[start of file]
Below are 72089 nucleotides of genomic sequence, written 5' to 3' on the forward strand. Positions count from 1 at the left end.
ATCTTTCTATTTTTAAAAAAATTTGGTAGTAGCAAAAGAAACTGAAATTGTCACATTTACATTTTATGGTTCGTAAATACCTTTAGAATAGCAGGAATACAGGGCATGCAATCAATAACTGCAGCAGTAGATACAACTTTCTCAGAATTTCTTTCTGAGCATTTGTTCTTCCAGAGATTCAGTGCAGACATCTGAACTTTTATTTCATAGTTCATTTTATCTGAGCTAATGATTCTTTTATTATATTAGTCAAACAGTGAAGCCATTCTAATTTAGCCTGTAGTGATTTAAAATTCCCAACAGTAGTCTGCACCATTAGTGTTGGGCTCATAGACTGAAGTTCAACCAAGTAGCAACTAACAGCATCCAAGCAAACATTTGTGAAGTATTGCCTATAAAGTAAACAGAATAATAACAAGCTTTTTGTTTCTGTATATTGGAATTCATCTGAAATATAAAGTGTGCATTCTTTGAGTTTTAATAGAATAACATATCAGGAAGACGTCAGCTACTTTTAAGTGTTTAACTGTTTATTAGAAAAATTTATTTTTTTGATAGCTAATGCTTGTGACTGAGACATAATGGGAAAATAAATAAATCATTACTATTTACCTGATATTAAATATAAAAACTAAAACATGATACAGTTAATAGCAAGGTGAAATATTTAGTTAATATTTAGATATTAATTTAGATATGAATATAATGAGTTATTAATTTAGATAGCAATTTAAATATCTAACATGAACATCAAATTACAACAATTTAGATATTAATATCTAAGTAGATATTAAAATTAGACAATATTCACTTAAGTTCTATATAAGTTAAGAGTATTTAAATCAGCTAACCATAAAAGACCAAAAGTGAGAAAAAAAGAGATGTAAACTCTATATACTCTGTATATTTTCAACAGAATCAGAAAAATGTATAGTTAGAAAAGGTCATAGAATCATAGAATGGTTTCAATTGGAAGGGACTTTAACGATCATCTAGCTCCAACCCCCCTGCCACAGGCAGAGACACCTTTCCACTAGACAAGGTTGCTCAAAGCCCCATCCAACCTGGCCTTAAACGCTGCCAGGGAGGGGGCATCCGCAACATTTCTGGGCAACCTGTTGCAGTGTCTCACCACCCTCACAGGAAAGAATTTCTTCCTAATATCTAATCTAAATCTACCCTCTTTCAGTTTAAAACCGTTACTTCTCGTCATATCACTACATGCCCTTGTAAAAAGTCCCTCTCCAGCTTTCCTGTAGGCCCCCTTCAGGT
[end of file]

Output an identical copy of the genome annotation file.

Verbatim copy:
Below are 72089 nucleotides of genomic sequence, written 5' to 3' on the forward strand. Positions count from 1 at the left end.
ATCTTTCTATTTTTAAAAAAATTTGGTAGTAGCAAAAGAAACTGAAATTGTCACATTTACATTTTATGGTTCGTAAATACCTTTAGAATAGCAGGAATACAGGGCATGCAATCAATAACTGCAGCAGTAGATACAACTTTCTCAGAATTTCTTTCTGAGCATTTGTTCTTCCAGAGATTCAGTGCAGACATCTGAACTTTTATTTCATAGTTCATTTTATCTGAGCTAATGATTCTTTTATTATATTAGTCAAACAGTGAAGCCATTCTAATTTAGCCTGTAGTGATTTAAAATTCCCAACAGTAGTCTGCACCATTAGTGTTGGGCTCATAGACTGAAGTTCAACCAAGTAGCAACTAACAGCATCCAAGCAAACATTTGTGAAGTATTGCCTATAAAGTAAACAGAATAATAACAAGCTTTTTGTTTCTGTATATTGGAATTCATCTGAAATATAAAGTGTGCATTCTTTGAGTTTTAATAGAATAACATATCAGGAAGACGTCAGCTACTTTTAAGTGTTTAACTGTTTATTAGAAAAATTTATTTTTTTGATAGCTAATGCTTGTGACTGAGACATAATGGGAAAATAAATAAATCATTACTATTTACCTGATATTAAATATAAAAACTAAAACATGATACAGTTAATAGCAAGGTGAAATATTTAGTTAATATTTAGATATTAATTTAGATATGAATATAATGAGTTATTAATTTAGATAGCAATTTAAATATCTAACATGAACATCAAATTACAACAATTTAGATATTAATATCTAAGTAGATATTAAAATTAGACAATATTCACTTAAGTTCTATATAAGTTAAGAGTATTTAAATCAGCTAACCATAAAAGACCAAAAGTGAGAAAAAAAGAGATGTAAACTCTATATACTCTGTATATTTTCAACAGAATCAGAAAAATGTATAGTTAGAAAAGGTCATAGAATCATAGAATGGTTTCAATTGGAAGGGACTTTAACGATCATCTAGCTCCAACCCCCCTGCCACAGGCAGAGACACCTTTCCACTAGACAAGGTTGCTCAAAGCCCCATCCAACCTGGCCTTAAACGCTGCCAGGGAGGGGGCATCCGCAACATTTCTGGGCAACCTGTTGCAGTGTCTCACCACCCTCACAGGAAAGAATTTCTTCCTAATATCTAATCTAAATCTACCCTCTTTCAGTTTAAAACCGTTACTTCTCGTCATATCACTACATGCCCTTGTAAAAAGTCCCTCTCCAGCTTTCCTGTAGGCCCCCTTCAGGT